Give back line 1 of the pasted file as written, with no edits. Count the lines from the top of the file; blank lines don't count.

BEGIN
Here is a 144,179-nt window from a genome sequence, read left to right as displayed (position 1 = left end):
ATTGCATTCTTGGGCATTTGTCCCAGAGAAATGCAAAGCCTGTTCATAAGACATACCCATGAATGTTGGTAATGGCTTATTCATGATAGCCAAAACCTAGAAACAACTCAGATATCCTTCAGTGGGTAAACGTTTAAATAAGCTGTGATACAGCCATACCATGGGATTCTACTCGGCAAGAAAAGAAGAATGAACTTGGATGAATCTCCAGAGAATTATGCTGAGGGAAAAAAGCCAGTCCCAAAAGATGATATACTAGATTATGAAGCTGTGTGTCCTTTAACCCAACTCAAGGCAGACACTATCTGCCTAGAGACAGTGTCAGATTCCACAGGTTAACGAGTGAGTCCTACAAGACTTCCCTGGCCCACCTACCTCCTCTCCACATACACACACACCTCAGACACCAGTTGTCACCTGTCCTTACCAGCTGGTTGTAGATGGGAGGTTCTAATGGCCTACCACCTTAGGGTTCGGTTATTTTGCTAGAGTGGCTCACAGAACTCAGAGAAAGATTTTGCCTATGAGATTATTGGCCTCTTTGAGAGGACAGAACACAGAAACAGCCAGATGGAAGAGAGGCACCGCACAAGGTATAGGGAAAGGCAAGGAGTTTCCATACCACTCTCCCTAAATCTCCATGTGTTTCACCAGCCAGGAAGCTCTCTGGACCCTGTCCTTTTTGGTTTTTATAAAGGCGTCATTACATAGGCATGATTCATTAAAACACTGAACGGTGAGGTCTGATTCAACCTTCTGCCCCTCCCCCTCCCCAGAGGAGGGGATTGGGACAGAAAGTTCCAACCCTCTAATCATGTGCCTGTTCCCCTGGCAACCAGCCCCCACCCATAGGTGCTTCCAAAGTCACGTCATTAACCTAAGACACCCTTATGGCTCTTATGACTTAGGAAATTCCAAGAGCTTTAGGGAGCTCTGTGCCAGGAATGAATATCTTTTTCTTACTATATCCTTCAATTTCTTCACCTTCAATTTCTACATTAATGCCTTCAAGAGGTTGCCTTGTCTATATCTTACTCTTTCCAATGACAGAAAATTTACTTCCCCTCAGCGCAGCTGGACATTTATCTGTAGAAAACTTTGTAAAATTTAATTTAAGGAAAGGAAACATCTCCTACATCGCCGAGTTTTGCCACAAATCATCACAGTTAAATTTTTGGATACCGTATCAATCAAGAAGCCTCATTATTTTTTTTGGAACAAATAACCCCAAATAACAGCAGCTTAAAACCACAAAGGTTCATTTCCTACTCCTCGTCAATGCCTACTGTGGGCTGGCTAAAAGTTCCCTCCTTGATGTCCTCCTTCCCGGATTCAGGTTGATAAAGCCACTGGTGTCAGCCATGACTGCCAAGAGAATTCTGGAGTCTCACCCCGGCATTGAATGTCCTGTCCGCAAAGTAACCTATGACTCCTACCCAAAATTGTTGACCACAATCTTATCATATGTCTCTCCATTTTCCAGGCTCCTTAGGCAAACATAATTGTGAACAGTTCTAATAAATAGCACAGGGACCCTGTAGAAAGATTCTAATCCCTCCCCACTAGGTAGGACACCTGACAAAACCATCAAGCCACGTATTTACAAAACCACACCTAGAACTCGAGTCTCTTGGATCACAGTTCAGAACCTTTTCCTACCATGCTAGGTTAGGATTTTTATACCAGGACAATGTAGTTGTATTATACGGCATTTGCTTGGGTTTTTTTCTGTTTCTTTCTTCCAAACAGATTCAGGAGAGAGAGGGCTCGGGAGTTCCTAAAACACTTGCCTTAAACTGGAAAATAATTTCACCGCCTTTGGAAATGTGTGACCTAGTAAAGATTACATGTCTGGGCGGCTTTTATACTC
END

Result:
Here is a 144,179-nt window from a genome sequence, read left to right as displayed (position 1 = left end):